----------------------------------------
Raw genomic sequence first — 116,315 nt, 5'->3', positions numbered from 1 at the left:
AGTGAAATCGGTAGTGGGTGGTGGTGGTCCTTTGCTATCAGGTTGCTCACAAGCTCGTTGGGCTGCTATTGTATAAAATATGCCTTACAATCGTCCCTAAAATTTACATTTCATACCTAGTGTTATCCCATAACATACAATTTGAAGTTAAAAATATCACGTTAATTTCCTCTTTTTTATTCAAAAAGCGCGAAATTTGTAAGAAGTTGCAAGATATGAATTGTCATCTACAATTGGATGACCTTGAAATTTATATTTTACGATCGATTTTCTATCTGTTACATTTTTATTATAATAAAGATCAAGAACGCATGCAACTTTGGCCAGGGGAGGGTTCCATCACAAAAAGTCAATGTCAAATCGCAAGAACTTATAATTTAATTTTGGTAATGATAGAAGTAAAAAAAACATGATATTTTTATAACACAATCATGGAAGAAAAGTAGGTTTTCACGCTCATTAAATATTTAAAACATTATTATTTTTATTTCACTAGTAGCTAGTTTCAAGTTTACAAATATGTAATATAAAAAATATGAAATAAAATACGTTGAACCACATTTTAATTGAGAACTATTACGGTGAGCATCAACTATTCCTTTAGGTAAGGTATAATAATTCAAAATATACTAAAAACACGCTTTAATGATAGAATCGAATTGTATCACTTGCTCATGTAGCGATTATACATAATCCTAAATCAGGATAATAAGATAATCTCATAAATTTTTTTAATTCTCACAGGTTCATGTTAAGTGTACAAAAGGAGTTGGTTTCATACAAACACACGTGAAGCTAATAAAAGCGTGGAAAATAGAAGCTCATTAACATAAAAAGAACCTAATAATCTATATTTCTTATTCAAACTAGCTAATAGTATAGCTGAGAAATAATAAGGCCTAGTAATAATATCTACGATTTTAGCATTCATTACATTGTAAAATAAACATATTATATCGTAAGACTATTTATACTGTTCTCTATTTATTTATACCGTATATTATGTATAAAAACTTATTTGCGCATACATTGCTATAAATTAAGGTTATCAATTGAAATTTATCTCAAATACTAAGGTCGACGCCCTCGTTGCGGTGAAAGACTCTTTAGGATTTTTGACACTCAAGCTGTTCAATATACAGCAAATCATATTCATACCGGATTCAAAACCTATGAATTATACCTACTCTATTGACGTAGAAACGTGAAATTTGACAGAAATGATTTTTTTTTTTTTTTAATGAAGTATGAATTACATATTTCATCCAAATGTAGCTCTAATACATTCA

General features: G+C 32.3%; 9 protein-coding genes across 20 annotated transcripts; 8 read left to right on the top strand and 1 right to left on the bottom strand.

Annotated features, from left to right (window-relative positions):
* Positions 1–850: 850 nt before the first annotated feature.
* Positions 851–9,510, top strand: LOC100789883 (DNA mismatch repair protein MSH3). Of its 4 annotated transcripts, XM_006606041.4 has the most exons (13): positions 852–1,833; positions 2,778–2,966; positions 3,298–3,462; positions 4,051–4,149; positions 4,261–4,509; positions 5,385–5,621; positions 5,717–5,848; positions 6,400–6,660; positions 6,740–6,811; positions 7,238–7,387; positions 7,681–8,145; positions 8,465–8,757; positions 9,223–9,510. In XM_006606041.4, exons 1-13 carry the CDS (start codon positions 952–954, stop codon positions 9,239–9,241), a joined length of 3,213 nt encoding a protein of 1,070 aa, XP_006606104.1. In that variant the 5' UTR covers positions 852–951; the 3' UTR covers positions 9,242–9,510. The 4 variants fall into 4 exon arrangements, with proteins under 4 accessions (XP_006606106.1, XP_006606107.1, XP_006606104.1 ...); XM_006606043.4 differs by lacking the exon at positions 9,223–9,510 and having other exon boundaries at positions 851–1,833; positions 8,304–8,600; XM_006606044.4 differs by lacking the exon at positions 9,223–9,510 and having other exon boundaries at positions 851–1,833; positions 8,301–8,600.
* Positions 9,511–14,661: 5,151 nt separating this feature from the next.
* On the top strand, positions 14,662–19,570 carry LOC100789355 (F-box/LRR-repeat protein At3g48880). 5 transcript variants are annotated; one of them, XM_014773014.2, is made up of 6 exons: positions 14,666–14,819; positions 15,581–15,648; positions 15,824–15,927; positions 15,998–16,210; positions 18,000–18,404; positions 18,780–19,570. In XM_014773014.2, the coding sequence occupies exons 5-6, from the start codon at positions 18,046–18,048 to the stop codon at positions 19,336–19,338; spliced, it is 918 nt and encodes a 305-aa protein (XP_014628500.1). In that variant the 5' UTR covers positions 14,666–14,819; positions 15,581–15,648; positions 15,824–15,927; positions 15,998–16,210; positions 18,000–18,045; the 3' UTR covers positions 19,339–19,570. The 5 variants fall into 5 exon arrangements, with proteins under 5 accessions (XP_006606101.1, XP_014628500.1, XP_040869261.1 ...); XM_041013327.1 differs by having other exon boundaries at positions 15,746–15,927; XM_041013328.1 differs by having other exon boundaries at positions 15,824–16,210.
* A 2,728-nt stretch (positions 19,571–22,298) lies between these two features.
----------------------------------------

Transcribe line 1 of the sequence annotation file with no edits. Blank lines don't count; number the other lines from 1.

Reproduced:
Raw genomic sequence first — 116,315 nt, 5'->3', positions numbered from 1 at the left: